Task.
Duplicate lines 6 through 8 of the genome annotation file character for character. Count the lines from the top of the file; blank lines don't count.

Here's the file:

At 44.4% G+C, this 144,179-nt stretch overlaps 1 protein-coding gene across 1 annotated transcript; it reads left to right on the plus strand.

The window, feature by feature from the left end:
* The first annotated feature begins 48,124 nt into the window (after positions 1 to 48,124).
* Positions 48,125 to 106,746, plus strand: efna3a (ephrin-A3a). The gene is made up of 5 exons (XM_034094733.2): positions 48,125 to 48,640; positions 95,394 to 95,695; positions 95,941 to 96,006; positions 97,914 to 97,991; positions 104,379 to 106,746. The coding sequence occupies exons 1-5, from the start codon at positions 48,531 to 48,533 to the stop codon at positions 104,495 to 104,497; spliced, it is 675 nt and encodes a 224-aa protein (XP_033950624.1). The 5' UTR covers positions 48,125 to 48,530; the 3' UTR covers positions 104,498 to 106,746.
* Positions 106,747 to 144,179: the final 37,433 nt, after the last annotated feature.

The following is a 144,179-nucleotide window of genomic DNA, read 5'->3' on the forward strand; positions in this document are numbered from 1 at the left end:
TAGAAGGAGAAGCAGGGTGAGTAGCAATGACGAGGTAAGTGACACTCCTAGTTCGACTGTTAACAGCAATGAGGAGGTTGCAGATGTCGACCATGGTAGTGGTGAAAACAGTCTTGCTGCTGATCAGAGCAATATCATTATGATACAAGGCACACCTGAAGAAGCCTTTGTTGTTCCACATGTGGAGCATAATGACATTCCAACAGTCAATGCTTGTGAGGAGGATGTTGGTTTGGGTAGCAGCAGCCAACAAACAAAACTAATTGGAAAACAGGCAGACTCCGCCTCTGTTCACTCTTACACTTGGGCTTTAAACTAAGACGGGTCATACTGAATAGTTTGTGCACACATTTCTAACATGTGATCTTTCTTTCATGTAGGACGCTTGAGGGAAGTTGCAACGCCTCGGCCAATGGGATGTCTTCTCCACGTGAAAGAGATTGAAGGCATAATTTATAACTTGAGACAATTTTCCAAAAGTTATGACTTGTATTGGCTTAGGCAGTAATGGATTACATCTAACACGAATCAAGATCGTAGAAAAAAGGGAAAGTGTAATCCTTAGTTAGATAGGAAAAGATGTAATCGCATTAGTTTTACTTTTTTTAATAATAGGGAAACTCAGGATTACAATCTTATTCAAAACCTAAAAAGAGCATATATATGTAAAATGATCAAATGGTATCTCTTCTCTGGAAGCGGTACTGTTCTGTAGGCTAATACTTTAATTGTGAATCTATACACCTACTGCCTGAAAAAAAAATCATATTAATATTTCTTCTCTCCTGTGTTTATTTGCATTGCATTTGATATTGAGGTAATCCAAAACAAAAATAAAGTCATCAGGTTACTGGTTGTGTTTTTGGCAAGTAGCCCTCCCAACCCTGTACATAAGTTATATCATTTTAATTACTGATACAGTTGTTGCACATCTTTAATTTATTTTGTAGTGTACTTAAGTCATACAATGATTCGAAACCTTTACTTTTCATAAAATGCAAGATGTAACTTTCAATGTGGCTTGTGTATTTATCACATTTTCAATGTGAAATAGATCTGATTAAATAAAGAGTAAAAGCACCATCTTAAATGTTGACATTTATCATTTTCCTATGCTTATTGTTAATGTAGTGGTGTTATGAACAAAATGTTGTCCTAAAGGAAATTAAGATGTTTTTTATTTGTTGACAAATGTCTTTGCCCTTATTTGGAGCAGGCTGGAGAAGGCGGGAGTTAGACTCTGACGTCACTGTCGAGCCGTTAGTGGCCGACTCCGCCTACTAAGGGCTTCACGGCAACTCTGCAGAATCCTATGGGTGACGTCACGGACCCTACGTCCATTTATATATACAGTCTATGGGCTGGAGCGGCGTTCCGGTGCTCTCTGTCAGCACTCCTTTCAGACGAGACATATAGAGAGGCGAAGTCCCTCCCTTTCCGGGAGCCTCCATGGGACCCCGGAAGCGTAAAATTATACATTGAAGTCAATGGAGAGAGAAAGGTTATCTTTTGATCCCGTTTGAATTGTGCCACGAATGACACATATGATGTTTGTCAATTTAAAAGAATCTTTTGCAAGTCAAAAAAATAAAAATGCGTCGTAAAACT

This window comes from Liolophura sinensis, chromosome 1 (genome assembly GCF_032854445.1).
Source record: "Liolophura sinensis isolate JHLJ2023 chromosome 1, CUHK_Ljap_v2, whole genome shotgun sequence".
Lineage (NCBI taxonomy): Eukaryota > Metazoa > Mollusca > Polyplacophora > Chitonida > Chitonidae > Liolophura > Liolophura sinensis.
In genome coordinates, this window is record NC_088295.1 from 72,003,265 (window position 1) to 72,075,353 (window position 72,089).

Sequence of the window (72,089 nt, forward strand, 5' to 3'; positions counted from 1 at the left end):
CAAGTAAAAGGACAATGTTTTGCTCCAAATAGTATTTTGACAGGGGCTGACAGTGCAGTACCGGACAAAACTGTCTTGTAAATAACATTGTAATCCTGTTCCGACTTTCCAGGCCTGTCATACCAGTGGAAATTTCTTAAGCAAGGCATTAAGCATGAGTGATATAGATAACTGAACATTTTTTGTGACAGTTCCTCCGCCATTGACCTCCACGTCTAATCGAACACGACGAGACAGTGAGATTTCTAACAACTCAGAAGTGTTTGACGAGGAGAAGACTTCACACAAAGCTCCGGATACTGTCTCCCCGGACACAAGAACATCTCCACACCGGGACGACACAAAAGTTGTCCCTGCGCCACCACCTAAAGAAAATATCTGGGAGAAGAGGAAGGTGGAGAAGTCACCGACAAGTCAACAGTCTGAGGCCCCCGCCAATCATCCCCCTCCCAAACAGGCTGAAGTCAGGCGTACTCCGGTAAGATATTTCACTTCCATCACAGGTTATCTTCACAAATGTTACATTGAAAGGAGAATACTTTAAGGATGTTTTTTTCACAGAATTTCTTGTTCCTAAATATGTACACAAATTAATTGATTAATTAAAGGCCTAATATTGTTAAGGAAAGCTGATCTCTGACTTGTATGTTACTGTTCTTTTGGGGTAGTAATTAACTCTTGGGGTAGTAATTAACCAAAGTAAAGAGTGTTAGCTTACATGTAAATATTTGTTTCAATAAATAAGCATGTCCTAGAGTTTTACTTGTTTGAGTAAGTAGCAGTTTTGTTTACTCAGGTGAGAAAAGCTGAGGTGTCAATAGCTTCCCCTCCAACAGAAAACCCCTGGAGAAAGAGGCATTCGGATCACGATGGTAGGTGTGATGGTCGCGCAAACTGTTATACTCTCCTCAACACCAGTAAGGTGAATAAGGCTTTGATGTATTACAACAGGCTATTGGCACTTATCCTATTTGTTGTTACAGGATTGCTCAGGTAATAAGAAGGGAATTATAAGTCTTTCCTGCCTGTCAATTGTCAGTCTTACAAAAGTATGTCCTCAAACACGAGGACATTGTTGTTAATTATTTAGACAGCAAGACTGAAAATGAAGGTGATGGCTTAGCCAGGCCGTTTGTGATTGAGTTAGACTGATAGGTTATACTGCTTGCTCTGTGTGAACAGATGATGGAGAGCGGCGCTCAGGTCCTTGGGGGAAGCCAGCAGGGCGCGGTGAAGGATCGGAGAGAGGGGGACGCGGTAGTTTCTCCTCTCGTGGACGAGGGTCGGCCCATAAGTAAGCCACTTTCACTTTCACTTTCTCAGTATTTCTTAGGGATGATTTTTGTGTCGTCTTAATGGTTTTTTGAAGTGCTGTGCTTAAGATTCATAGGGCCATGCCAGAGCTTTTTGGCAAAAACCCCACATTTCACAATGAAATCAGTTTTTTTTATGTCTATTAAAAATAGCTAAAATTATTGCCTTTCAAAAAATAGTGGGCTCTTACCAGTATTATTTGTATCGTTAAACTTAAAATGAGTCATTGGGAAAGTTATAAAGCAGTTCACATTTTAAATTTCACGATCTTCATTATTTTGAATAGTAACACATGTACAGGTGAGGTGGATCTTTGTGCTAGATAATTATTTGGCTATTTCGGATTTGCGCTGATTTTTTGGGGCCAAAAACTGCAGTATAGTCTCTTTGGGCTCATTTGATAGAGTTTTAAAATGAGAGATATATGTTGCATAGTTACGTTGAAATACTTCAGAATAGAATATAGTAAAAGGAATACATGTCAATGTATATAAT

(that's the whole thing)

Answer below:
The following is a 144,179-nucleotide window of genomic DNA, read 5'->3' on the forward strand; positions in this document are numbered from 1 at the left end:
TAGAAGGAGAAGCAGGGTGAGTAGCAATGACGAGGTAAGTGACACTCCTAGTTCGACTGTTAACAGCAATGAGGAGGTTGCAGATGTCGACCATGGTAGTGGTGAAAACAGTCTTGCTGCTGATCAGAGCAATATCATTATGATACAAGGCACACCTGAAGAAGCCTTTGTTGTTCCACATGTGGAGCATAATGACATTCCAACAGTCAATGCTTGTGAGGAGGATGTTGGTTTGGGTAGCAGCAGCCAACAAACAAAACTAATTGGAAAACAGGCAGACTCCGCCTCTGTTCACTCTTACACTTGGGCTTTAAACTAAGACGGGTCATACTGAATAGTTTGTGCACACATTTCTAACATGTGATCTTTCTTTCATGTAGGACGCTTGAGGGAAGTTGCAACGCCTCGGCCAATGGGATGTCTTCTCCACGTGAAAGAGATTGAAGGCATAATTTATAACTTGAGACAATTTTCCAAAAGTTATGACTTGTATTGGCTTAGGCAGTAATGGATTACATCTAACACGAATCAAGATCGTAGAAAAAAGGGAAAGTGTAATCCTTAGTTAGATAGGAAAAGATGTAATCGCATTAGTTTTACTTTTTTTAATAATAGGGAAACTCAGGATTACAATCTTATTCAAAACCTAAAAAGAGCATATATATGTAAAATGATCAAATGGTATCTCTTCTCTGGAAGCGGTACTGTTCTGTAGGCTAATACTTTAATTGTGAATCTATACACCTACTGCCTGAAAAAAAAATCATATTAATATTTCTTCTCTCCTGTGTTTATTTGCATTGCATTTGATATTGAGGTAATCCAAAACAAAAATAAAGTCATCAGGTTACTGGTTGTGTTTTTGGCAAGTAGCCCTCCCAACCCTGTACATAAGTTATATCATTTTAATTACTGATACAGTTGTTGCACATCTTTAATTTATTTTGTAGTGTACTTAAGTCATACAATGATTCGAAACCTTTACTTTTCATAAAATGCAAGATGTAACTTTCAATGTGGCTTGTGTATTTATCACATTTTCAATGTGAAATAGATCTGATTAAATAAAGAGTAAAAGCACCATCTTAAATGTTGACATTTATCATTTTCCTATGCTTATTGTTAATGTAGTGGTGTTATGAACAAAATGTTGTCCTAAAGGAAATTAAGATGTTTTTTATTTGTTGACAAATGTCTTTGCCCTTATTTGGAGCAGGCTGGAGAAGGCGGGAGTTAGACTCTGACGTCACTGTCGAGCCGTTAGTGGCCGACTCCGCCTACTAAGGGCTTCACGGCAACTCTGCAGAATCCTATGGGTGACGTCACGGACCCTACGTCCATTTATATATACAGTCTATGGGCTGGAGCGGCGTTCCGGTGCTCTCTGTCAGCACTCCTTTCAGACGAGACATATAGAGAGGCGAAGTCCCTCCCTTTCCGGGAGCCTCCATGGGACCCCGGAAGCGTAAAATTATACATTGAAGTCAATGGAGAGAGAAAGGTTATCTTTTGATCCCGTTTGAATTGTGCCACGAATGACACATATGATGTTTGTCAATTTAAAAGAATCTTTTGCAAGTCAAAAAAATAAAAATGCGTCGTAAAACT

This window comes from Liolophura sinensis, chromosome 1 (genome assembly GCF_032854445.1).